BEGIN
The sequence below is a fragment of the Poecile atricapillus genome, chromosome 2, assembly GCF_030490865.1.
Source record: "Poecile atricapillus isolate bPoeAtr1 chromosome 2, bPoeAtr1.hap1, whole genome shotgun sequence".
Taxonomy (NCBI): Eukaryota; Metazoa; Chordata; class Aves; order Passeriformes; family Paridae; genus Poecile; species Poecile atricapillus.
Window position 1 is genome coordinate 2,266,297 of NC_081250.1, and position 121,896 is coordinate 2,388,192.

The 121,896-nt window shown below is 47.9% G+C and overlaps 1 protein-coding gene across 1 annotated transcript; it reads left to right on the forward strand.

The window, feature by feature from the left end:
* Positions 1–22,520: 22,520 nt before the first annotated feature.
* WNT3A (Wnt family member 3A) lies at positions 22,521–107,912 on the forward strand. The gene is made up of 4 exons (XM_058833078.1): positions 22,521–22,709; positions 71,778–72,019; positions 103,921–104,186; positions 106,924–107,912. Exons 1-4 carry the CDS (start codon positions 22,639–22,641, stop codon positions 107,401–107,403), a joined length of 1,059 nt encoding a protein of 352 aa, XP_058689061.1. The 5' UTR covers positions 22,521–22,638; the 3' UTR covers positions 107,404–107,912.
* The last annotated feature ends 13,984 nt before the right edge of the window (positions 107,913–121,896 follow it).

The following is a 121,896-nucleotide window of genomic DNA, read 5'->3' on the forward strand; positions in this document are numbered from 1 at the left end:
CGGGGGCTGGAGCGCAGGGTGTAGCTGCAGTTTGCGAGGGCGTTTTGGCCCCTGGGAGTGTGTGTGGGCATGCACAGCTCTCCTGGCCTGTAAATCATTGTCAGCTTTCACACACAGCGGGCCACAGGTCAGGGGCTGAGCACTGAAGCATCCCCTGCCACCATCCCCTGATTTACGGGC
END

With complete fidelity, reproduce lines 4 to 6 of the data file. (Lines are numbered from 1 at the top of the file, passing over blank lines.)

Window position 1 is genome coordinate 2,266,297 of NC_081250.1, and position 121,896 is coordinate 2,388,192.

The 121,896-nt window shown below is 47.9% G+C and overlaps 1 protein-coding gene across 1 annotated transcript; it reads left to right on the forward strand.

The window, feature by feature from the left end: